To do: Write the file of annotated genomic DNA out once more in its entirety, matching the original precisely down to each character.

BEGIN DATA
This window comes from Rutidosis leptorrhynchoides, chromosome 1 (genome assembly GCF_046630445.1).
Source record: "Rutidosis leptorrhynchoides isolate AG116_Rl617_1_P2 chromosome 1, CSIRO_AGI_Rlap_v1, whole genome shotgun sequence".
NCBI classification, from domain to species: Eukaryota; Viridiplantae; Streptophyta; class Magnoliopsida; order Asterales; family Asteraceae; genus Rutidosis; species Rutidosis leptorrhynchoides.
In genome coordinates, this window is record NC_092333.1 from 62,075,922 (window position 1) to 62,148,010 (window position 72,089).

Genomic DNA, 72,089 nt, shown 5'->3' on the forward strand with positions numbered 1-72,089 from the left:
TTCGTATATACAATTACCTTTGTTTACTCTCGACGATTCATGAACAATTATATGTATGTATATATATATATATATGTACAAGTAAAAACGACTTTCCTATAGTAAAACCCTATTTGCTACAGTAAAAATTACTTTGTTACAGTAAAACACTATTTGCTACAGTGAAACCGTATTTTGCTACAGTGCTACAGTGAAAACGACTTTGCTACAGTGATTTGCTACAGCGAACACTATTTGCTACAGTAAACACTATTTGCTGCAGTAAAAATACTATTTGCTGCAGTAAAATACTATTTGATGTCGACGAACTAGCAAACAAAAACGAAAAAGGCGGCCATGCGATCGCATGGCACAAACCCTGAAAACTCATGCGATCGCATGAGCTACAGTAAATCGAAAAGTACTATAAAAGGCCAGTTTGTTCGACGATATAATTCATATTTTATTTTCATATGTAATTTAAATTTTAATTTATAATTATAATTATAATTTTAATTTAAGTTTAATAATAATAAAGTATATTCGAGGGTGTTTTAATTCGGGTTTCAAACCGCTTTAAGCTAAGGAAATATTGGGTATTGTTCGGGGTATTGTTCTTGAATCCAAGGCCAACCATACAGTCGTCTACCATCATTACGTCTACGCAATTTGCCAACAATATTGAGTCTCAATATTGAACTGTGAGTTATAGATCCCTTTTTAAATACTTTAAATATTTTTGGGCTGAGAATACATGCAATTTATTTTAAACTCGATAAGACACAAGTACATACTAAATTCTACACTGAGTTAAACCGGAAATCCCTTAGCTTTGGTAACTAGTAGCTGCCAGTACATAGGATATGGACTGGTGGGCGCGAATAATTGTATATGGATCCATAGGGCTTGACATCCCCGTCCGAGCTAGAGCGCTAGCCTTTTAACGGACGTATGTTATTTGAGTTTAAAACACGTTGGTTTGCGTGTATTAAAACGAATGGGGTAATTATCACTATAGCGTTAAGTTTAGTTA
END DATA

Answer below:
This window comes from Rutidosis leptorrhynchoides, chromosome 1 (genome assembly GCF_046630445.1).
Source record: "Rutidosis leptorrhynchoides isolate AG116_Rl617_1_P2 chromosome 1, CSIRO_AGI_Rlap_v1, whole genome shotgun sequence".
NCBI classification, from domain to species: Eukaryota; Viridiplantae; Streptophyta; class Magnoliopsida; order Asterales; family Asteraceae; genus Rutidosis; species Rutidosis leptorrhynchoides.
In genome coordinates, this window is record NC_092333.1 from 62,075,922 (window position 1) to 62,148,010 (window position 72,089).

Genomic DNA, 72,089 nt, shown 5'->3' on the forward strand with positions numbered 1-72,089 from the left:
TTCGTATATACAATTACCTTTGTTTACTCTCGACGATTCATGAACAATTATATGTATGTATATATATATATATATGTACAAGTAAAAACGACTTTCCTATAGTAAAACCCTATTTGCTACAGTAAAAATTACTTTGTTACAGTAAAACACTATTTGCTACAGTGAAACCGTATTTTGCTACAGTGCTACAGTGAAAACGACTTTGCTACAGTGATTTGCTACAGCGAACACTATTTGCTACAGTAAACACTATTTGCTGCAGTAAAAATACTATTTGCTGCAGTAAAATACTATTTGATGTCGACGAACTAGCAAACAAAAACGAAAAAGGCGGCCATGCGATCGCATGGCACAAACCCTGAAAACTCATGCGATCGCATGAGCTACAGTAAATCGAAAAGTACTATAAAAGGCCAGTTTGTTCGACGATATAATTCATATTTTATTTTCATATGTAATTTAAATTTTAATTTATAATTATAATTATAATTTTAATTTAAGTTTAATAATAATAAAGTATATTCGAGGGTGTTTTAATTCGGGTTTCAAACCGCTTTAAGCTAAGGAAATATTGGGTATTGTTCGGGGTATTGTTCTTGAATCCAAGGCCAACCATACAGTCGTCTACCATCATTACGTCTACGCAATTTGCCAACAATATTGAGTCTCAATATTGAACTGTGAGTTATAGATCCCTTTTTAAATACTTTAAATATTTTTGGGCTGAGAATACATGCAATTTATTTTAAACTCGATAAGACACAAGTACATACTAAATTCTACACTGAGTTAAACCGGAAATCCCTTAGCTTTGGTAACTAGTAGCTGCCAGTACATAGGATATGGACTGGTGGGCGCGAATAATTGTATATGGATCCATAGGGCTTGACATCCCCGTCCGAGCTAGAGCGCTAGCCTTTTAACGGACGTATGTTATTTGAGTTTAAAACACGTTGGTTTGCGTGTATTAAAACGAATGGGGTAATTATCACTATAGCGTTAAGTTTAGTTA